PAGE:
Preparing for Recovery and Reintegration back into Sport and Extra-curricular Activity

Back in 2008, I was working as a Head of Service for a Local Authority managing multi-agency teams with a variety of other responsibilities to support vulnerable families and children, and in 2020 I am still working to keep families and children safe albeit from a different perspective and employer!   

During the last few weeks, I have been reflecting on the current situation we are all in and this led me to think back to 2008 when another worldwide issue had a direct impact on families and children’s lives. Back then, the issue originated in USA and was the collapse of the Lehman Brothers Bank which caused a worldwide financial meltdown and the near collapse of many financial institutions in many countries including the UK. The Northern Rock Building Society collapsed, and the Government had to bail out the RBS bank and many others to the tune of billions of pounds 

The financial collapse had a direct impact on referrals to Children’s Social Care in a very short period of time, we witnessed a significant rise in child protection referrals which was replicated nationally. The Association of Directors of Children’s Services (ADCS) commissioned research into this and identified that the financial crisis has led many families who would not normally be known to agencies to be referred in for help. The financial crisis led to a significant rise in anxiety in family homes as their income was suddenly reduced and homes were at risk due to widescale redundancy at the time. This resulted in an increase in alcohol sales and sadly a steep rise in domestic abuse, the correlation between stress related to financial instability and child/adult abuse was established.   

So we are now in 2020 with another world wide threat to our health and wellbeing from Corona Virus. The financial situation is very similar to that of 2008, with many households living on reduced income and the ongoing stress resulting from uncertainty about how long the restrictions will last and what life will look like following lockdown. We have information from the British Retail Federation about the increase in alcohol sales during this period and again we have an increase in domestic abuse being reported by the Police and the domestic abuse charity Refuge. This coupled with families having to socially isolate and some living in cramped conditions for the last 6 weeks has resulted in households where tensions are exacerbated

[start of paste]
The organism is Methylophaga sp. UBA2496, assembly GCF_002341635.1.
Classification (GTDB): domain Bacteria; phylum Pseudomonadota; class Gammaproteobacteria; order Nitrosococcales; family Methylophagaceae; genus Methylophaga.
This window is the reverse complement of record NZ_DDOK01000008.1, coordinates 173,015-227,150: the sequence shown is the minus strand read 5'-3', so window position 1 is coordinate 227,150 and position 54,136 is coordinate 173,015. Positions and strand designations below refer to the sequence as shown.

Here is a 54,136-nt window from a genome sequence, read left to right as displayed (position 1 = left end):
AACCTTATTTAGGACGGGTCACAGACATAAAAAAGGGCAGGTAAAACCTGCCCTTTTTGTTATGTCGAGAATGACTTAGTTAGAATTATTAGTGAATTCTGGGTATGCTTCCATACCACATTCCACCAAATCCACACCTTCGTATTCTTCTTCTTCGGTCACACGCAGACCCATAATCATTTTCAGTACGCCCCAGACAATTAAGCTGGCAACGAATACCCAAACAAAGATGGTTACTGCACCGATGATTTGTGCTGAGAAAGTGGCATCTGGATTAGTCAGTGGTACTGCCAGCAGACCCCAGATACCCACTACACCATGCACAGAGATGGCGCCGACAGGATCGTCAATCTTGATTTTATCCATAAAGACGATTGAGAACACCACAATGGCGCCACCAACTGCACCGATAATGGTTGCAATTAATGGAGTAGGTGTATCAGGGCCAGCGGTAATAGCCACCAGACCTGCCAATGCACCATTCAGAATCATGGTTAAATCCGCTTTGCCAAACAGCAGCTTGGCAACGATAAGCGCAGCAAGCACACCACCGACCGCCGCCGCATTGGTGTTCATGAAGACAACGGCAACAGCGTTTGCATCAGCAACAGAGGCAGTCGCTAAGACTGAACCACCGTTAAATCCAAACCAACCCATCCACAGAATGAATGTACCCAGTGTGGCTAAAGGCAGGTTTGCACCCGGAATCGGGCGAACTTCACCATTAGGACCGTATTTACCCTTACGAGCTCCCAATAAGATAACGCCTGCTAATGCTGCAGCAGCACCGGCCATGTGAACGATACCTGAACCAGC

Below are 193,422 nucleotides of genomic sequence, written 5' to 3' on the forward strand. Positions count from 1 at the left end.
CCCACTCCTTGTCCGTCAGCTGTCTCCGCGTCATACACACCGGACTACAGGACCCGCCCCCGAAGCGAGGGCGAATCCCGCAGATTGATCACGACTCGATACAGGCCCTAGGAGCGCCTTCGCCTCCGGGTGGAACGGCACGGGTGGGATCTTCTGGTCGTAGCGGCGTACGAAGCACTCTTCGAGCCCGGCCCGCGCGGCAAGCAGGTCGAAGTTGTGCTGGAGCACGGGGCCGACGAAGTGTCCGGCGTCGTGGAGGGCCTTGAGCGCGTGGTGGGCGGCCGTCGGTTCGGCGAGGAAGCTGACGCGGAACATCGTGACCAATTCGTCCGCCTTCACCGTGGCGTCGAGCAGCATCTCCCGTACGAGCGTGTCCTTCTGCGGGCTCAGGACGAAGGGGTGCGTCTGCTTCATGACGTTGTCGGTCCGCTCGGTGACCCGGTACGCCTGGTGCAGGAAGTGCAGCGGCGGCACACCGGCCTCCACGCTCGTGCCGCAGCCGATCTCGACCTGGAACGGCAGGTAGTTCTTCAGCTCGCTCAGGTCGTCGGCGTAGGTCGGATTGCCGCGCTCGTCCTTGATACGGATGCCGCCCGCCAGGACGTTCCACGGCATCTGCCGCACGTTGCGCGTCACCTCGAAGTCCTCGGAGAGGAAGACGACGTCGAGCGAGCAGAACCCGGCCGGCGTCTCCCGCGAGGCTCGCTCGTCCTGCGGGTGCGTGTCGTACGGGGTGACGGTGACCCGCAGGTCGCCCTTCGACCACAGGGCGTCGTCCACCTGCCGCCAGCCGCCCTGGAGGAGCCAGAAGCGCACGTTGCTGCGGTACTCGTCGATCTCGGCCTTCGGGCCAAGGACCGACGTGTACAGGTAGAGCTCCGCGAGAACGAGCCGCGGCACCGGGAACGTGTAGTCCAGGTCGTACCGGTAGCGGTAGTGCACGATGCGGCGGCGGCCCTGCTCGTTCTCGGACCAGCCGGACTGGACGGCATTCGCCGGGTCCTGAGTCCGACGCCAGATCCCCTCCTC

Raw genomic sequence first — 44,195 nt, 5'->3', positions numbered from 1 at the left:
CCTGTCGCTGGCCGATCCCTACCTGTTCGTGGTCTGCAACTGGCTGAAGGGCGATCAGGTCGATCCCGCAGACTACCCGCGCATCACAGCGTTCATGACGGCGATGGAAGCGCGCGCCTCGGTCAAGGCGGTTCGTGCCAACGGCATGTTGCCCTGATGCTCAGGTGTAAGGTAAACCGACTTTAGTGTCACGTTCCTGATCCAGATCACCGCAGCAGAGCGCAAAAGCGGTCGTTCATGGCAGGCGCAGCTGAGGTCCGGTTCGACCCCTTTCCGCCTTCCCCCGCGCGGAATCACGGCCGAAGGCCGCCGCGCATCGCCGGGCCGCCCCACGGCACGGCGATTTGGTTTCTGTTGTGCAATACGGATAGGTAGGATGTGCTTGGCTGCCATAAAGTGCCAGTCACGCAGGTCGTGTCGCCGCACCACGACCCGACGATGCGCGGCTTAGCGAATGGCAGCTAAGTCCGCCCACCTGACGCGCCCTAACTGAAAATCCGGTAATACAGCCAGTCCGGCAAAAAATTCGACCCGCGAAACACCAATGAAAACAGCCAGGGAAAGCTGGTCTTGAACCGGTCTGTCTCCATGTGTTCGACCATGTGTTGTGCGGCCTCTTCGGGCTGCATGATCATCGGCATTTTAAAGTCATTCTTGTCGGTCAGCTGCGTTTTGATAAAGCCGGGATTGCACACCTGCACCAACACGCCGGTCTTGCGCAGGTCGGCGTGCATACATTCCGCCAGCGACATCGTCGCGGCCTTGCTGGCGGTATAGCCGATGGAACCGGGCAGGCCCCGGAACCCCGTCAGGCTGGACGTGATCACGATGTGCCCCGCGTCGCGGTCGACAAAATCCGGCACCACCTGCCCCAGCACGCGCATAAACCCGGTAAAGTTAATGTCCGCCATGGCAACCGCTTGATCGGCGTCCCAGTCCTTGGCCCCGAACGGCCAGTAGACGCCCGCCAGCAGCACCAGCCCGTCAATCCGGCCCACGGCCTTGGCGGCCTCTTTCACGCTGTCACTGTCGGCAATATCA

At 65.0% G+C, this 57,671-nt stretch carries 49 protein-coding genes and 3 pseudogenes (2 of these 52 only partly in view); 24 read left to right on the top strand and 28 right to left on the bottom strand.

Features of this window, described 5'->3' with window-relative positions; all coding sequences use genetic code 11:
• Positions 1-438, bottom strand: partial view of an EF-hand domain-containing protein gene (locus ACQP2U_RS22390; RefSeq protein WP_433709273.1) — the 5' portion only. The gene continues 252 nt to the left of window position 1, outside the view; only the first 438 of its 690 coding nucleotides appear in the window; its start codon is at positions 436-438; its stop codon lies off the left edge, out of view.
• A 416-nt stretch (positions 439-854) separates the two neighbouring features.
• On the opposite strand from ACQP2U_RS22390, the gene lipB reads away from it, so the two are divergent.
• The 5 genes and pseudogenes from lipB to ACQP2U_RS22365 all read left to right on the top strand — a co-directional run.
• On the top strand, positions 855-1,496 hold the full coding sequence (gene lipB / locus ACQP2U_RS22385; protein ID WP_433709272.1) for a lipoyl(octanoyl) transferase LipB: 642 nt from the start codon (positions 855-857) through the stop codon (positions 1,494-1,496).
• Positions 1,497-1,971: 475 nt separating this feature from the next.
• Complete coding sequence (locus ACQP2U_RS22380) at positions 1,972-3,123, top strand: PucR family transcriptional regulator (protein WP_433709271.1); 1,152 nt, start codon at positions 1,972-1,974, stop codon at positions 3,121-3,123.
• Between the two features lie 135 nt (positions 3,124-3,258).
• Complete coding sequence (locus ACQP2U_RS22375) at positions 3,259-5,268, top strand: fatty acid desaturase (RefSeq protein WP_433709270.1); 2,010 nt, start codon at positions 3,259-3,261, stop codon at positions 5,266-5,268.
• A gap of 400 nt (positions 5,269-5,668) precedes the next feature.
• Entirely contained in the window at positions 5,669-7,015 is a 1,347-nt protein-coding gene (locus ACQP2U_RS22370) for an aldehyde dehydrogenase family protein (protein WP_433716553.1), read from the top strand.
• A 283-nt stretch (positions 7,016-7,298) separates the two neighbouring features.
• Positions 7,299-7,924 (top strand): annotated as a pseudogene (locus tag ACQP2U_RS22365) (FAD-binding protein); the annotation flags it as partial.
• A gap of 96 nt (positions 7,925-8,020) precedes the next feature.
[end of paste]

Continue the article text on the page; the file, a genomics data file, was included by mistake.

So, what’s that got to do with sport you may ask, and I would answer everything! Karl Marx was once quoted as saying that he would “condemn those that do not learn from history”. From my experience of the 2008 crisis, where we saw an increase of referrals from families generally not known to agencies, sport has to be alert to the possibility that, when children return to their chosen sporting activities, they may disclose some form of abuse that may have been perpetrated by a parent, a friend or someone they met on line, or you may discover, through different sources, of things that may have occurred in households during these stressful times such as  from a LADO. A distinct possibility is that a child may disclose abuse by someone you know very well, a coach or a volunteer at your club perhaps. This may shock you and you may find it hard to believe as the person may be a lifelong friend and you could never imagine that they may harm a child, however be warned, we are living in very stressful toxic times and our experiences from 2008 informs us to expect the worst. Schools are preparing for a return to education and Designated Safeguarding Leads (DSLs) will be preparing for an influx of concerns about children, local authority social care teams are also preparing for the potential increase in referrals, it has been reported that nationally that child protection referrals have reduced by 75% during the lock down period, this highlights the importance of agencies such as schools, Police ,public health and the sports community who regularly refer children to children’s social care for support.   

Sport must also be prepared to support children on their return. Now is the time for DSO’s and Club Welfare Officers to familiarise themselves with local reporting procedures and know what support is available should it be required, either from NGBs, Active Partnership safeguarding leads or other safeguarding partners. Do you know how to escalate a concern formally if you feel you are not being listened to and also do you know where to access support for yourself!    

Mark Spitz; 7-time winner of gold medals at the 1972 Olympics, once said, “if you fail to prepare, you’re preparing to fail”,  so lets all start thinking beyond lockdown and start preparing for the recommencement of sport so that young people are safeguarded and able to participate safely. 

Kev Murphy 

Safeguarding in Sport Lead  

NWG Exploitation Response Unit